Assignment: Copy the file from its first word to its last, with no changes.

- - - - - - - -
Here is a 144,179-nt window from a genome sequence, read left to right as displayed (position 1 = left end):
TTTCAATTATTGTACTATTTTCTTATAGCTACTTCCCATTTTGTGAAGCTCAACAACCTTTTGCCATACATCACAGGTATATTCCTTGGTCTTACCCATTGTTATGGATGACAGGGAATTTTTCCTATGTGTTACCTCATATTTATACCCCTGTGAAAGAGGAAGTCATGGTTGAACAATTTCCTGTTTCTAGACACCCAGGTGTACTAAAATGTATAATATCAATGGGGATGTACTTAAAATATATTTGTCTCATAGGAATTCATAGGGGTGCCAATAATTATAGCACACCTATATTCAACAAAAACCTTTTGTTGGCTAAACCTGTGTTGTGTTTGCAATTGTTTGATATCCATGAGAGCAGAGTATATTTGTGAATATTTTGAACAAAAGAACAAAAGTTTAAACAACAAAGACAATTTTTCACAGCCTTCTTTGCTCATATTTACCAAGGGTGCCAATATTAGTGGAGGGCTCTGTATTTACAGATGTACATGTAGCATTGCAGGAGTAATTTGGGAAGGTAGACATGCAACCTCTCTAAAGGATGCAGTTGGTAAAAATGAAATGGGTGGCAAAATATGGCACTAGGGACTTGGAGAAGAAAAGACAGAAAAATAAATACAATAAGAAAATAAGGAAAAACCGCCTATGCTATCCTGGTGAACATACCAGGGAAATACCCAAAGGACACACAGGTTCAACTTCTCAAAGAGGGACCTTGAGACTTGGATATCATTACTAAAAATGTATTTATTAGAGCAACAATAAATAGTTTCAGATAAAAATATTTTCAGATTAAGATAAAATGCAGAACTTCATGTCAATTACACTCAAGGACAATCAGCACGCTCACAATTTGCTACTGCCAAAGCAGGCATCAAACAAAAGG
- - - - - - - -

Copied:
Here is a 144,179-nt window from a genome sequence, read left to right as displayed (position 1 = left end):
TTTCAATTATTGTACTATTTTCTTATAGCTACTTCCCATTTTGTGAAGCTCAACAACCTTTTGCCATACATCACAGGTATATTCCTTGGTCTTACCCATTGTTATGGATGACAGGGAATTTTTCCTATGTGTTACCTCATATTTATACCCCTGTGAAAGAGGAAGTCATGGTTGAACAATTTCCTGTTTCTAGACACCCAGGTGTACTAAAATGTATAATATCAATGGGGATGTACTTAAAATATATTTGTCTCATAGGAATTCATAGGGGTGCCAATAATTATAGCACACCTATATTCAACAAAAACCTTTTGTTGGCTAAACCTGTGTTGTGTTTGCAATTGTTTGATATCCATGAGAGCAGAGTATATTTGTGAATATTTTGAACAAAAGAACAAAAGTTTAAACAACAAAGACAATTTTTCACAGCCTTCTTTGCTCATATTTACCAAGGGTGCCAATATTAGTGGAGGGCTCTGTATTTACAGATGTACATGTAGCATTGCAGGAGTAATTTGGGAAGGTAGACATGCAACCTCTCTAAAGGATGCAGTTGGTAAAAATGAAATGGGTGGCAAAATATGGCACTAGGGACTTGGAGAAGAAAAGACAGAAAAATAAATACAATAAGAAAATAAGGAAAAACCGCCTATGCTATCCTGGTGAACATACCAGGGAAATACCCAAAGGACACACAGGTTCAACTTCTCAAAGAGGGACCTTGAGACTTGGATATCATTACTAAAAATGTATTTATTAGAGCAACAATAAATAGTTTCAGATAAAAATATTTTCAGATTAAGATAAAATGCAGAACTTCATGTCAATTACACTCAAGGACAATCAGCACGCTCACAATTTGCTACTGCCAAAGCAGGCATCAAACAAAAGG